My March Reading Log

The Immortals: Olympus Bound by Jordanna Max Brodsky was a strange but intriguing mixture of Olympian gods with a suspense novel involving serial killings. The Olympians are fading away as they live in the modern world, gradually losing their powers, and some losing their minds as well as their memories (altered by human myth-telling). Artemis is the implacable protagonist, living in New York City and protecting women but not really managing to deal with new technologies or making new connections or keeping up her old ones; she is still feuding with Apollo about the death of Orion, for example. There is also a romance subplot for her, which was sort of a weird fit, I felt, with everything else going on; it turned out all right for the characters, as did the other two main plot threads, but I’m not sure the whole book was successful for me, as a reader. Too much going on? Not enough connection to the non-human characters? I did enjoy the worldbuilding quite a bit.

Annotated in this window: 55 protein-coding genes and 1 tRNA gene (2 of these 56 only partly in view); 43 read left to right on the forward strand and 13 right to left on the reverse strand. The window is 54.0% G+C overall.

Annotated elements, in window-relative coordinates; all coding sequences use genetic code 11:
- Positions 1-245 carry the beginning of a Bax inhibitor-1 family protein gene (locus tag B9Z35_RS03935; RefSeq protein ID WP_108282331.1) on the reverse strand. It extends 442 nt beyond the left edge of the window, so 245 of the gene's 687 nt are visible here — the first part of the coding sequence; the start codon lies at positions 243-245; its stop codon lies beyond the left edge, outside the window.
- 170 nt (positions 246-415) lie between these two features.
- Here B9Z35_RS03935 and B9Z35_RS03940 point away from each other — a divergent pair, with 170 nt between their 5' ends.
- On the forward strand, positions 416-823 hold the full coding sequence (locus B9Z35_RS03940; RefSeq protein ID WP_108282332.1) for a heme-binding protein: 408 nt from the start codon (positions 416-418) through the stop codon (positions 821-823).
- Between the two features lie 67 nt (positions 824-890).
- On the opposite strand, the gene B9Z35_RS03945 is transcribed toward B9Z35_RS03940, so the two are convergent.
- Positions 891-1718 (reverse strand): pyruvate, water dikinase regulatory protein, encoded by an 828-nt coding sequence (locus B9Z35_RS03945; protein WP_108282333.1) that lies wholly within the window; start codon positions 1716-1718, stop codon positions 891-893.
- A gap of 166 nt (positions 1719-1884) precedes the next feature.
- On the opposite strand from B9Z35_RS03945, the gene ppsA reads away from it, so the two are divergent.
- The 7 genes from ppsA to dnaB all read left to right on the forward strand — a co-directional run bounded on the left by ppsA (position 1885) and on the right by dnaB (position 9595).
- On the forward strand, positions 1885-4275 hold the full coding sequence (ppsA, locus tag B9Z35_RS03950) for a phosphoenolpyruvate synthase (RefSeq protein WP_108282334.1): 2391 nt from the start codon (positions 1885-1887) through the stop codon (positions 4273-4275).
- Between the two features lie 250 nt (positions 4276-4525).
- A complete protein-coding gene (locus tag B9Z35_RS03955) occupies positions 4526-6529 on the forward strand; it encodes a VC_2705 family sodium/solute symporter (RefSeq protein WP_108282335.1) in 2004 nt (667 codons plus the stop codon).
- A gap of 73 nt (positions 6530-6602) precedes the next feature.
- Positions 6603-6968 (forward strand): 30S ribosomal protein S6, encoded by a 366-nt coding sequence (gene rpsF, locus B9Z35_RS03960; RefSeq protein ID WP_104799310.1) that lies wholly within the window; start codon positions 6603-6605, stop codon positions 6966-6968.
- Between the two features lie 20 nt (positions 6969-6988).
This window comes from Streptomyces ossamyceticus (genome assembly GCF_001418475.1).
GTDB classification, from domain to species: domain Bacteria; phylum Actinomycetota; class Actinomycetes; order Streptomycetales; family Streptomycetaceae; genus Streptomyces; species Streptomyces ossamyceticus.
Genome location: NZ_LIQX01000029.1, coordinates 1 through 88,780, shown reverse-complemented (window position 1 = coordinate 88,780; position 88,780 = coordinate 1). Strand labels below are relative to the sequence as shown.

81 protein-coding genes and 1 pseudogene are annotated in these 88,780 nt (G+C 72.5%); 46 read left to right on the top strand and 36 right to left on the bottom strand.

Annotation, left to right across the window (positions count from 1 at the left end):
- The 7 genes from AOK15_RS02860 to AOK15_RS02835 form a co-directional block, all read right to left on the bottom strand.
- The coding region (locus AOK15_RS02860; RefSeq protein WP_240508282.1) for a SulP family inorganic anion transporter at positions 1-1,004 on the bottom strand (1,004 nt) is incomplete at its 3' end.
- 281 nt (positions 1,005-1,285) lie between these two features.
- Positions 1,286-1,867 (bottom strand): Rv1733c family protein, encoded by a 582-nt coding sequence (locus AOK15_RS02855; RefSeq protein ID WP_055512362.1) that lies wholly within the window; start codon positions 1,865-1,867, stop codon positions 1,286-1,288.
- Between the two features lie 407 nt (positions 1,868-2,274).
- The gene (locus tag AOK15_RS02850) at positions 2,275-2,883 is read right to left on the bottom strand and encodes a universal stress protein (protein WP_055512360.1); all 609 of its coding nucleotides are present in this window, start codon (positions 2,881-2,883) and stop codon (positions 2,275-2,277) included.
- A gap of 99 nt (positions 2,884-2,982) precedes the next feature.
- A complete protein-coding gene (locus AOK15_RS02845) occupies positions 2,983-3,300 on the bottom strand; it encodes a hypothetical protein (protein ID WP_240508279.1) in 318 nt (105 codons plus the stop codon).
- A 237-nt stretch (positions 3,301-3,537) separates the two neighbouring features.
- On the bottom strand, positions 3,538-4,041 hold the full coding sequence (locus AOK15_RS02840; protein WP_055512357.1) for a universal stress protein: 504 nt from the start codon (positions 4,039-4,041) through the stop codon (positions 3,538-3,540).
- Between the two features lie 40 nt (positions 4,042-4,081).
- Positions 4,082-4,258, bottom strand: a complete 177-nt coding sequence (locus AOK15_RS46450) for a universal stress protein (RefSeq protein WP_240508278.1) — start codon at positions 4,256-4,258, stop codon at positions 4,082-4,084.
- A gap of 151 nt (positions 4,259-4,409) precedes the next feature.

The Backup by Erica Kudisch was interesting and kind of disturbing. It was published by Riptide. I had thought going in that it would be a romance, but in fact it was not; more of a dark fantasy about rock and roll, with some sex in it, that reminded me a little of Elizabeth Hand’s work. The narrator is a recent PhD in musicology who can’t get a job, and ends up babysitting a rock star who claims he is actually Dionysus. People keep dying or losing their minds at concerts. It wasn’t my usual sort of book, but it was compelling enough that I kept reading when I’d only meant to sample. I especially enjoyed the narrator’s music geekery – it was worth reading for that alone. The best thing about Bach (and a thing Bach passed on to his sons, in a limited capacity, including Carl) is that the rules lay themselves plain in the opening measures and hold true on every musical level. They’re easy to memorize, no surprises, no unexpected transitions. The construction isn’t unsubtle—if it were, I wouldn’t have been able to finish my dissertation—but it’s cohesive, perfect, clear. It’s honest. Forthright. Bach makes a choice, and stands behind it, from the tiniest gesture to the piece as a whole, even to the entire compilation if you squint hard enough.